Grimes, a supervisory program management analyst, continues to work at the FHFA under Watt.

Watt joined the agency in 2014 after spending more than a decade in Congress.

In an interview, Grimes, a senior agency employee, said Watt brought a “folksy, one-on-one touch” to the job and that their initial interactions were pleasant. “I was excited by some of the initial changes that were taking place,” she said. “He has done a lot of good for a lot of people.”

The report says Grimes says the harassment started when Watt, 72, approached Grimes, 44, during a going-away party in 2015. Grimes told investigators she was standing at a snack table with other employees when Watt ushered her away and “asserted that there was an attraction between them that needed to be explored,” according to the report.

Over the next two years, according to the report, Watt repeatedly asked Grimes to meet him outside the office, including inviting her to his vacation home in North Carolina, restaurants, the jazz club Blues Alley and his home. Grimes told investigators she agreed to several of the meetings so she could complain that she was being underpaid after assuming the responsibilities of another employee who had been promoted, the report says.

“The pay issue is one that I feel strongly about, and I am not the only person that this has happened to,” Grimes said in an interview. “It was very eye opening for me. My hope is that other women will start looking into their pay.”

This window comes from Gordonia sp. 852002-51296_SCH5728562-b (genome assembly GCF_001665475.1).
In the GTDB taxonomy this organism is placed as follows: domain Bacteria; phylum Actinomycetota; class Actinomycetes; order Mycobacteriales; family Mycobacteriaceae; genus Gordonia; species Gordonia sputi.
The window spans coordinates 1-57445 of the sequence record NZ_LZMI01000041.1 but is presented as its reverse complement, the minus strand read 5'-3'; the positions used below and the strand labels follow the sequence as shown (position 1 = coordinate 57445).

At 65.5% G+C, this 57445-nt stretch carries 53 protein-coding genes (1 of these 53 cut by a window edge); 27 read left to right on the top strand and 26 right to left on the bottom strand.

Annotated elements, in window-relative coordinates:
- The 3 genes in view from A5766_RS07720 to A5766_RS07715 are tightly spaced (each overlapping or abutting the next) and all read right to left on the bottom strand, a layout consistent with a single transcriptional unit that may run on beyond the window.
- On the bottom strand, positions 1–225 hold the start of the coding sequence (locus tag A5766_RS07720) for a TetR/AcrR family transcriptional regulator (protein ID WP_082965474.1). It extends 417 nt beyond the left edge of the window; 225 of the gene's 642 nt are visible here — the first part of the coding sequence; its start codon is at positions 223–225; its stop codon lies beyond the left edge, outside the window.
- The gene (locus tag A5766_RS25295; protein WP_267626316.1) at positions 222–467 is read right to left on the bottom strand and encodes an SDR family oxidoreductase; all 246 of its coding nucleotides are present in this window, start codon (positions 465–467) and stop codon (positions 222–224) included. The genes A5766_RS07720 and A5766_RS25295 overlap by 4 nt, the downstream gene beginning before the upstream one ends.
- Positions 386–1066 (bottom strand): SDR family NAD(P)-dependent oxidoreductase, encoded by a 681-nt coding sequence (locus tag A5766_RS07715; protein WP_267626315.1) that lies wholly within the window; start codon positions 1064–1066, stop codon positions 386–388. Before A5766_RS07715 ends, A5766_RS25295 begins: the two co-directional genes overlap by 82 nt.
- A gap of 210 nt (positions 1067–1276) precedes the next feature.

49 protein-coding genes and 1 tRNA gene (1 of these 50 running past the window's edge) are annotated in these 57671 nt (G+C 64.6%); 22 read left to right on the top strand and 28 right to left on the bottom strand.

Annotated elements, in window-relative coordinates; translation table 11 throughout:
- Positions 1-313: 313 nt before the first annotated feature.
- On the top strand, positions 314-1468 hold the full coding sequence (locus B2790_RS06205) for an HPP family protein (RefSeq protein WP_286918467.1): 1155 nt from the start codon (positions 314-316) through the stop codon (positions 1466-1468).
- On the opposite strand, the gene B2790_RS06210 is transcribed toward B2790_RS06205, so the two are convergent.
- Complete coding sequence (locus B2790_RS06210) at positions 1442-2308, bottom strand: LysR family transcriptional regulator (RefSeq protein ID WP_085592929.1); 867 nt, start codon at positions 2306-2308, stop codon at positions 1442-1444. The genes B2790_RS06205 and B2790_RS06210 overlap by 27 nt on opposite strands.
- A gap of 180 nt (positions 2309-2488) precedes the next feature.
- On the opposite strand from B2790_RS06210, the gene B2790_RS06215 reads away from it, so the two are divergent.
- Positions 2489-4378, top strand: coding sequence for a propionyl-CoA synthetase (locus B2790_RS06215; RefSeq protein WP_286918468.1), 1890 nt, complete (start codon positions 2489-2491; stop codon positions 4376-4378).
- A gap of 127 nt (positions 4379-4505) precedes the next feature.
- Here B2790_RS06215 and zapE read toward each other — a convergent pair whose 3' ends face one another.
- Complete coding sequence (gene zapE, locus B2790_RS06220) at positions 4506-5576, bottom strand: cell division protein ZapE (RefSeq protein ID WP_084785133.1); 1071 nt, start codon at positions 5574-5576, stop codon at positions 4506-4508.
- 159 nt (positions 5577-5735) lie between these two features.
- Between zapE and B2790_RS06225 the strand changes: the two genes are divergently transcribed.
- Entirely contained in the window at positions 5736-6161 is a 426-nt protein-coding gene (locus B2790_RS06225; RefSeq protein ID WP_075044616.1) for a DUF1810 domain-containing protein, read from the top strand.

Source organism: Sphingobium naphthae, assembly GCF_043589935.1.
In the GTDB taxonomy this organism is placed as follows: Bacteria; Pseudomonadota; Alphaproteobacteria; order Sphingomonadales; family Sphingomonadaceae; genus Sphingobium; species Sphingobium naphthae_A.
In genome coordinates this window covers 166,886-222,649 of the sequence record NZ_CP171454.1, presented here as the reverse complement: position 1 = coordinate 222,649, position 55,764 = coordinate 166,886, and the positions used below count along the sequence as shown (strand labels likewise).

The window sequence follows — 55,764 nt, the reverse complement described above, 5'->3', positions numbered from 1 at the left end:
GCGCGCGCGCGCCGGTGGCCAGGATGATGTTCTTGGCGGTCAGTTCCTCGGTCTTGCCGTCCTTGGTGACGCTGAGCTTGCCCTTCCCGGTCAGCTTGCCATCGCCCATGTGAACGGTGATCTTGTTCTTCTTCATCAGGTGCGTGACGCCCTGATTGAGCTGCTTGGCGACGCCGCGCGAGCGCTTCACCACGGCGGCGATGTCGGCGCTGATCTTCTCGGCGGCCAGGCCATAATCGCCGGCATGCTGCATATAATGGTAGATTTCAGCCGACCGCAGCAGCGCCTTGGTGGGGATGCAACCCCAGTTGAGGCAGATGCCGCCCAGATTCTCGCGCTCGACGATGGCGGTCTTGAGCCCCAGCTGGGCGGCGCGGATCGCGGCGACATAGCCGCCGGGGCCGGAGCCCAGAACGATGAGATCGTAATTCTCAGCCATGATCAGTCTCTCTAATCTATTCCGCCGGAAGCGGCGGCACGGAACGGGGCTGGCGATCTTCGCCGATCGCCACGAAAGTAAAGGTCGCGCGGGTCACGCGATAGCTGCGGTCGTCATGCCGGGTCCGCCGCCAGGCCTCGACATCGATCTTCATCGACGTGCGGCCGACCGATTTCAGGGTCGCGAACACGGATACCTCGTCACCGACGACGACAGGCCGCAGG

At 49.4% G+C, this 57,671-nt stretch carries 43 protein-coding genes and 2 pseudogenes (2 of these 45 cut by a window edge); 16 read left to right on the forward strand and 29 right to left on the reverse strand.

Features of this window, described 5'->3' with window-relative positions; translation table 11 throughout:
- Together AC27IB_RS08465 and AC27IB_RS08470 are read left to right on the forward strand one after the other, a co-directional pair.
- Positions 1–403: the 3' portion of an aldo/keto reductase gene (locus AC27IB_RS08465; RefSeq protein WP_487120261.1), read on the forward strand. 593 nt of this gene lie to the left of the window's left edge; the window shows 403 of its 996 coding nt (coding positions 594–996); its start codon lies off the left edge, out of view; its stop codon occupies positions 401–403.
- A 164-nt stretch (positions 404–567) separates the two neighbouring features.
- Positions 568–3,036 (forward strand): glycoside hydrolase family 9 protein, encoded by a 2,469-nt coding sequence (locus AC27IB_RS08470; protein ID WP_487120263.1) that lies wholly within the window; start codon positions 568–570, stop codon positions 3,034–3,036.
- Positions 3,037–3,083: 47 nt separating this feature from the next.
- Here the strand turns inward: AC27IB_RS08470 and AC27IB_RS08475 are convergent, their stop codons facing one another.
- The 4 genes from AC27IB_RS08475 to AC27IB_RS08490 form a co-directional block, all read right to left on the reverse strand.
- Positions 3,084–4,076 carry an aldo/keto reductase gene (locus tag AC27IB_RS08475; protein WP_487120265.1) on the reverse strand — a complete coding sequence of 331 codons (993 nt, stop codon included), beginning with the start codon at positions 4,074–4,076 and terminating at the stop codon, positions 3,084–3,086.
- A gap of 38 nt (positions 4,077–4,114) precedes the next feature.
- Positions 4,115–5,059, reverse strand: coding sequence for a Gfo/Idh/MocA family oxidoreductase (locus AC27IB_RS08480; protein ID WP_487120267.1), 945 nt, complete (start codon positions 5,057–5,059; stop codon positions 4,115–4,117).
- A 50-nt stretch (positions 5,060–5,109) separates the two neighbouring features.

“I do believe the federal sector should be the one place that should be a standard bearer for equal pay,” she said.

When she complained about the pay disparity, Grimes said she was told Watt was the only person who could resolve the issue, and he was “dragging his feet.” When Watt set up meetings to discuss the issue, the topic turned to his attraction to her, Grimes said.

In February 2016, Grimes returned from a vacation in South Africa and Watt asked her to set up a private meeting so they could discuss her trip, she said. They met in the FHFA’s cafeteria, where Grimes showed Watt scenic photos from her trip, according to the report.

Grimes said Watt told her, “I wouldn’t mind seeing pictures of you, particularly in a bikini,” according to the report.

In November 2016, Grimes again met with Watt outside the office, this time at his home. They initially discussed how to resolve Grimes’s pay issue, according to her statement to investigators, and Grimes asked for reassurances that Watt was not expecting anything in return.

Grimes told investigators that “Director Watt acknowledged her repeated refusals, and kept stating that he could ‘draw the line’ but also reminding her how beautiful and gorgeous she was and that he could not help his attraction to her,” the report says.

In an interview for the report, an FHFA financial analyst said Grimes told her, “Director Watt had come on to her and asked her out.”

The analyst told the investigator that she later asked Grimes “if she had talked to Director Watt. Simone said she talked to him and told him she was not interested and wanted his advances to stop.”